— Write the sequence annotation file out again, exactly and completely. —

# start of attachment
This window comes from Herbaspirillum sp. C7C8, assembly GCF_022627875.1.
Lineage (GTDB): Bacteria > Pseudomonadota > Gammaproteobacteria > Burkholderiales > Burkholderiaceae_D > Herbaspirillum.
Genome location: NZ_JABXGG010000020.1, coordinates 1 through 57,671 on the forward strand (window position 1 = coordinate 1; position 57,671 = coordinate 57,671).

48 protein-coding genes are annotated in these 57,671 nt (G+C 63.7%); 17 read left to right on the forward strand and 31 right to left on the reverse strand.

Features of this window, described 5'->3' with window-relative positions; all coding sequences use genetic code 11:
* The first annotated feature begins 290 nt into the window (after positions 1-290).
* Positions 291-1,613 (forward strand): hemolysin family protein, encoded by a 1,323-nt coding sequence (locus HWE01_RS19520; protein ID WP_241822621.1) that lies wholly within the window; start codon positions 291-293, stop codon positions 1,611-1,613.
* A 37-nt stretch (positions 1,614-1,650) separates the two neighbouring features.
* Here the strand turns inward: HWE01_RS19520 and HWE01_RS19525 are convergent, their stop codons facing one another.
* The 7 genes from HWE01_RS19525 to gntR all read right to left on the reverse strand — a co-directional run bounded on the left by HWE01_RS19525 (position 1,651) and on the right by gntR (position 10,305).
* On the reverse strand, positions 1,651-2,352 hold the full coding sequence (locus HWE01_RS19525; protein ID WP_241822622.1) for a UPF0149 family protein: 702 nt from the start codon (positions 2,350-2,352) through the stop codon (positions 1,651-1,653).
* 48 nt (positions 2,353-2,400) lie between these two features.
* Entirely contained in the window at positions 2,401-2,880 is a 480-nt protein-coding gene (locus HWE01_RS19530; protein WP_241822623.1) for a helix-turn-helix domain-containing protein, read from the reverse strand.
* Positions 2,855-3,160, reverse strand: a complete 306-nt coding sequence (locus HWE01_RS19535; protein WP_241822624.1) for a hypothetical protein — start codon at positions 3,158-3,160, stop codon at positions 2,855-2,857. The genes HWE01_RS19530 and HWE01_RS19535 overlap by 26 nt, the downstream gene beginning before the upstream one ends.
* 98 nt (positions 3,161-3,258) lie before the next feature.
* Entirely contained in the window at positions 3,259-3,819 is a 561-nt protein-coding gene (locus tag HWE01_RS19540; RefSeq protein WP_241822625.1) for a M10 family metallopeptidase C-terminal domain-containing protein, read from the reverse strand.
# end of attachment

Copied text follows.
This window comes from Herbaspirillum sp. C7C8, assembly GCF_022627875.1.
Lineage (GTDB): Bacteria > Pseudomonadota > Gammaproteobacteria > Burkholderiales > Burkholderiaceae_D > Herbaspirillum.
Genome location: NZ_JABXGG010000020.1, coordinates 1 through 57,671 on the forward strand (window position 1 = coordinate 1; position 57,671 = coordinate 57,671).

48 protein-coding genes are annotated in these 57,671 nt (G+C 63.7%); 17 read left to right on the forward strand and 31 right to left on the reverse strand.

Features of this window, described 5'->3' with window-relative positions; all coding sequences use genetic code 11:
* The first annotated feature begins 290 nt into the window (after positions 1-290).
* Positions 291-1,613 (forward strand): hemolysin family protein, encoded by a 1,323-nt coding sequence (locus HWE01_RS19520; protein ID WP_241822621.1) that lies wholly within the window; start codon positions 291-293, stop codon positions 1,611-1,613.
* A 37-nt stretch (positions 1,614-1,650) separates the two neighbouring features.
* Here the strand turns inward: HWE01_RS19520 and HWE01_RS19525 are convergent, their stop codons facing one another.
* The 7 genes from HWE01_RS19525 to gntR all read right to left on the reverse strand — a co-directional run bounded on the left by HWE01_RS19525 (position 1,651) and on the right by gntR (position 10,305).
* On the reverse strand, positions 1,651-2,352 hold the full coding sequence (locus HWE01_RS19525; protein ID WP_241822622.1) for a UPF0149 family protein: 702 nt from the start codon (positions 2,350-2,352) through the stop codon (positions 1,651-1,653).
* 48 nt (positions 2,353-2,400) lie between these two features.
* Entirely contained in the window at positions 2,401-2,880 is a 480-nt protein-coding gene (locus HWE01_RS19530; protein WP_241822623.1) for a helix-turn-helix domain-containing protein, read from the reverse strand.
* Positions 2,855-3,160, reverse strand: a complete 306-nt coding sequence (locus HWE01_RS19535; protein WP_241822624.1) for a hypothetical protein — start codon at positions 3,158-3,160, stop codon at positions 2,855-2,857. The genes HWE01_RS19530 and HWE01_RS19535 overlap by 26 nt, the downstream gene beginning before the upstream one ends.
* 98 nt (positions 3,161-3,258) lie before the next feature.
* Entirely contained in the window at positions 3,259-3,819 is a 561-nt protein-coding gene (locus tag HWE01_RS19540; RefSeq protein WP_241822625.1) for a M10 family metallopeptidase C-terminal domain-containing protein, read from the reverse strand.